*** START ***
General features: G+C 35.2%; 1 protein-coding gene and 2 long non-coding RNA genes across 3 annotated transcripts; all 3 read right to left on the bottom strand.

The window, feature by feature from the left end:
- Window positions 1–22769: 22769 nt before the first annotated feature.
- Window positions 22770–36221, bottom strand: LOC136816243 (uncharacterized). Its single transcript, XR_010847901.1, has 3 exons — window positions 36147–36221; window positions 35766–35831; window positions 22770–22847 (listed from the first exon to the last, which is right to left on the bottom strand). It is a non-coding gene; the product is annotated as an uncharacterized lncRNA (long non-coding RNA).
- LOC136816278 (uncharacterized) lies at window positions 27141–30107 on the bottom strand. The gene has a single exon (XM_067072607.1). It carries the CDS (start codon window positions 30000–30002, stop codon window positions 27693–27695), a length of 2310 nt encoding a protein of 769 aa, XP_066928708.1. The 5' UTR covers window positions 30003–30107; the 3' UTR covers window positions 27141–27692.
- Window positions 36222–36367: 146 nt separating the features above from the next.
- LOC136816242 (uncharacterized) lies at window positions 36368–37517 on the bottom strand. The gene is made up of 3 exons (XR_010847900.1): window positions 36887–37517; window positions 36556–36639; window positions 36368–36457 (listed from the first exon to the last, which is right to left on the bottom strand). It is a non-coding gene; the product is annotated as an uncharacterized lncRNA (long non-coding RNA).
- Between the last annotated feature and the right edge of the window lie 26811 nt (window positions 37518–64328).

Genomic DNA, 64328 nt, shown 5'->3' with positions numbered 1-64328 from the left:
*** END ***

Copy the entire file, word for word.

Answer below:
General features: G+C 35.2%; 1 protein-coding gene and 2 long non-coding RNA genes across 3 annotated transcripts; all 3 read right to left on the bottom strand.

The window, feature by feature from the left end:
- Window positions 1–22769: 22769 nt before the first annotated feature.
- Window positions 22770–36221, bottom strand: LOC136816243 (uncharacterized). Its single transcript, XR_010847901.1, has 3 exons — window positions 36147–36221; window positions 35766–35831; window positions 22770–22847 (listed from the first exon to the last, which is right to left on the bottom strand). It is a non-coding gene; the product is annotated as an uncharacterized lncRNA (long non-coding RNA).
- LOC136816278 (uncharacterized) lies at window positions 27141–30107 on the bottom strand. The gene has a single exon (XM_067072607.1). It carries the CDS (start codon window positions 30000–30002, stop codon window positions 27693–27695), a length of 2310 nt encoding a protein of 769 aa, XP_066928708.1. The 5' UTR covers window positions 30003–30107; the 3' UTR covers window positions 27141–27692.
- Window positions 36222–36367: 146 nt separating the features above from the next.
- LOC136816242 (uncharacterized) lies at window positions 36368–37517 on the bottom strand. The gene is made up of 3 exons (XR_010847900.1): window positions 36887–37517; window positions 36556–36639; window positions 36368–36457 (listed from the first exon to the last, which is right to left on the bottom strand). It is a non-coding gene; the product is annotated as an uncharacterized lncRNA (long non-coding RNA).
- Between the last annotated feature and the right edge of the window lie 26811 nt (window positions 37518–64328).

Genomic DNA, 64328 nt, shown 5'->3' with positions numbered 1-64328 from the left: